Ringworm, also known as tinea or dermatophytosis, is a fungal infection of the skin. The fungus lives on dead tissues of the skin, nails, and hair. The fungus causes athlete’s foot and jock itch too.
The infection affects people of all ages and is particularly common in children. The fungal infection is contagious and passed from one person to the other by contact. When you come in contact with infected skin areas or share personal items like comb, brush, towels and other things, you increase the risk of getting the fungal infection.
You can also become infected when you come in contact with pool surfaces and locker rooms. The fungus infection affects pets like dogs and cats too. The pets can then transmit the infection to you.
Fungi live on skin, nails and hair and they grow and thrive in heat and moisture. Epidermophyton, Microsporum and Trichophyton are the three types of fungi that can cause the infection.
Anyone can get the infection, but it is most common among children and people with pets. If you have minor skin abrasions or injuries, you increase the risk of getting infected.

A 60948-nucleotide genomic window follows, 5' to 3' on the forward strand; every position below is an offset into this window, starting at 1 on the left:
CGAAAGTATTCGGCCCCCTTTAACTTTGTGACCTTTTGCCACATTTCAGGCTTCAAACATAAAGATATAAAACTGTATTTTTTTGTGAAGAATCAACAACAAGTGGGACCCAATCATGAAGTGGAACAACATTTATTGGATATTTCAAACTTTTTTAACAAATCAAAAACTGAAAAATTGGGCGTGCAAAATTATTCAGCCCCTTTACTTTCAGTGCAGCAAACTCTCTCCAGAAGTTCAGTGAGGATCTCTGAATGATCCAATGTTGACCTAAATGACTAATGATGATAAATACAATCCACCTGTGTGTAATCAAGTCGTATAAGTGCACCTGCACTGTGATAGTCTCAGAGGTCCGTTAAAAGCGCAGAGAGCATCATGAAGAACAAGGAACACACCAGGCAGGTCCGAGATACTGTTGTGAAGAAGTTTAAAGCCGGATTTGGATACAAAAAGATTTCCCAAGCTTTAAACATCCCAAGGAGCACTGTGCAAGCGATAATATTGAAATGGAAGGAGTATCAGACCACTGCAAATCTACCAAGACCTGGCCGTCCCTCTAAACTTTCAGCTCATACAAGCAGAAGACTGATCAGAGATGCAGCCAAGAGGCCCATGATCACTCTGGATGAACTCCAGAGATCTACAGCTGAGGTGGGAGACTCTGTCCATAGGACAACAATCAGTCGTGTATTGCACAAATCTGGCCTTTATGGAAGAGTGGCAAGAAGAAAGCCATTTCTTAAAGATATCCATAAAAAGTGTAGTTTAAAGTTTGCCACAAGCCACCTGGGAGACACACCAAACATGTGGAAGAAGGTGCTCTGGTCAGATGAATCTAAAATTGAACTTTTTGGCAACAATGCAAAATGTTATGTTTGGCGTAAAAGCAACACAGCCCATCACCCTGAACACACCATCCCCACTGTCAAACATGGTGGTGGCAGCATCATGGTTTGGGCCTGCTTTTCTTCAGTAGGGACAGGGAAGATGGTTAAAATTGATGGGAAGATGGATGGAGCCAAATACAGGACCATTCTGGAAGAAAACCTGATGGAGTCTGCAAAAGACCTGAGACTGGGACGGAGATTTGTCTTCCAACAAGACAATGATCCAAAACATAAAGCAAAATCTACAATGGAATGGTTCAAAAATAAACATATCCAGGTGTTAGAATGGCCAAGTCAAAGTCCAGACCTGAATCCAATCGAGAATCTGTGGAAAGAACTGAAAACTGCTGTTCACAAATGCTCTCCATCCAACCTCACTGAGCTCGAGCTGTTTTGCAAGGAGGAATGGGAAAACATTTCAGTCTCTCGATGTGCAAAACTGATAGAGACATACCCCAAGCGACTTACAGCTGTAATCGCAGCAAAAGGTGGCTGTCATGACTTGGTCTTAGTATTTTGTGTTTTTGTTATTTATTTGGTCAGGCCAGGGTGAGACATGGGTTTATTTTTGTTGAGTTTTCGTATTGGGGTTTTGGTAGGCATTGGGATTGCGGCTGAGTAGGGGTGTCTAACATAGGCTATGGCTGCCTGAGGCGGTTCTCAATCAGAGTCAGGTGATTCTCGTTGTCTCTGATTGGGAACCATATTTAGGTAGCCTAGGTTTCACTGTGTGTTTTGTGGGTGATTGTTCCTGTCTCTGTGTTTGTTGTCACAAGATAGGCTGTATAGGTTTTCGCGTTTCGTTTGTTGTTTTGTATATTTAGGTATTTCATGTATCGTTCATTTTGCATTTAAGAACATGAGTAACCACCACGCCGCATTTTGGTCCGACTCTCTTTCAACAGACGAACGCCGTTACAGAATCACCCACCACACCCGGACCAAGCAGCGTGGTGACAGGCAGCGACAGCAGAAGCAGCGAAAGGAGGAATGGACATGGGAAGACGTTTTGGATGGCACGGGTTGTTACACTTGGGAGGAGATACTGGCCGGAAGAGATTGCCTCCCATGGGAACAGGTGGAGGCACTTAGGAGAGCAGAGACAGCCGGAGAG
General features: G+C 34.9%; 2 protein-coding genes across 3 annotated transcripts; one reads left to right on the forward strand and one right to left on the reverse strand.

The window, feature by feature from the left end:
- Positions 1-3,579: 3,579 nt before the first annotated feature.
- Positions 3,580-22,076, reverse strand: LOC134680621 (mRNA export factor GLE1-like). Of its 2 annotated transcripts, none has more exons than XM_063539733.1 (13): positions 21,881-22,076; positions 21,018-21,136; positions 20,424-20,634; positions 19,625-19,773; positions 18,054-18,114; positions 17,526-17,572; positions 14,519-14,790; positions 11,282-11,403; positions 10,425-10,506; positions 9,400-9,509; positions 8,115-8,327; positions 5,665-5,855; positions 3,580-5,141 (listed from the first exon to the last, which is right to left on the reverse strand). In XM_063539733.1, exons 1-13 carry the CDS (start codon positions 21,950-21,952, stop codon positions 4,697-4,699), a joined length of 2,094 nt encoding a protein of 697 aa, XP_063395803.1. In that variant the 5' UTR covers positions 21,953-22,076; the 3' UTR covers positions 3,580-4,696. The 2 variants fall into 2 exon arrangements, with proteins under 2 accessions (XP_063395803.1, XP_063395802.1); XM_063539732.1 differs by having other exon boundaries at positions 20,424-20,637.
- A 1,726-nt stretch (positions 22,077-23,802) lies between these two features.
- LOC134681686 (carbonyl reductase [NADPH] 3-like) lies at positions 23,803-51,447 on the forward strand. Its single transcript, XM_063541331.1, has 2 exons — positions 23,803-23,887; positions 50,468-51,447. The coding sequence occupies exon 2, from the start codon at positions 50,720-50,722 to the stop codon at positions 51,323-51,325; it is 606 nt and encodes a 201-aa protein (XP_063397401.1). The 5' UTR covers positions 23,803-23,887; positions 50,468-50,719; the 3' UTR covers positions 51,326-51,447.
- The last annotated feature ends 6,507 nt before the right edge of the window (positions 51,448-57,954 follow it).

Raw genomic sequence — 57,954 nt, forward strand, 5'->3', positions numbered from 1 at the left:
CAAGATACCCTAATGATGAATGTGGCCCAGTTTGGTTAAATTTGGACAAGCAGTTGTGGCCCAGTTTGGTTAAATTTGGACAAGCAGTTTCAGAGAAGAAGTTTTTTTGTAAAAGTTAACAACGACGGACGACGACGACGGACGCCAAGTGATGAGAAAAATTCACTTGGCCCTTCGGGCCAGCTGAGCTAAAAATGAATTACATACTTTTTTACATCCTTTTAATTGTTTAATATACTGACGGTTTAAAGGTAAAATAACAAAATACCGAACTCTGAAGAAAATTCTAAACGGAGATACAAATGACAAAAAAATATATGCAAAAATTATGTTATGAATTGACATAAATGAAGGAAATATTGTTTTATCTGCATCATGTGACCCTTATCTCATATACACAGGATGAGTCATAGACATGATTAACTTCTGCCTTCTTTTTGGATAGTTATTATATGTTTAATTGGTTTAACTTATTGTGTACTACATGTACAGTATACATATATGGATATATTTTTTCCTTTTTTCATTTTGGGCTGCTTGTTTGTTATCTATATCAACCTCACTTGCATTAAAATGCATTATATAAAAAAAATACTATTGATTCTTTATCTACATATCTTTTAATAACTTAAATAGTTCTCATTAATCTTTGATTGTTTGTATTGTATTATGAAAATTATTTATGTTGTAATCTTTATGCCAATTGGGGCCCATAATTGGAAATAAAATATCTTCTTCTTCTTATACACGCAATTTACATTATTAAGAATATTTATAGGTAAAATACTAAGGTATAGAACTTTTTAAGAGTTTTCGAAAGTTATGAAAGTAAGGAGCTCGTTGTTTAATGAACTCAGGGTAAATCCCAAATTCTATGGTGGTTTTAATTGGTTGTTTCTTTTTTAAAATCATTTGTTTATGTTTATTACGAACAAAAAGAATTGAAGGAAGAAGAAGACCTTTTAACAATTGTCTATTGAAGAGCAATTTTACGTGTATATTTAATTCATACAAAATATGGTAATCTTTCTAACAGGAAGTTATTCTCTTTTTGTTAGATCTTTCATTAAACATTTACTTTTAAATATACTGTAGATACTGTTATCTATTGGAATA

- Red, scaly and itchy patches on the skin.
- Ring-shaped raised patch of skin.
- Red skin patches with blisters.
Diagnosis and Treatment
The diagnosis of ringworm is obvious from its appearance. Doctors can take a skin sample for diagnosis. After the diagnosis is competed, treatment can be prescribed depending on the severity of the infection.
Medicated ointments and over the counter creams are often sufficient to treat the fungal infection. If the infection is severe, it can require a prescription.
In addition to prescription and over the counter medications, the doctor can also recommend home care. Good basic hygiene is effective in treating and preventing the infection. Keep the skin dry and clean and avoid sharing personal items. Preventive action can go a long way in preventing ringworm fungal infection.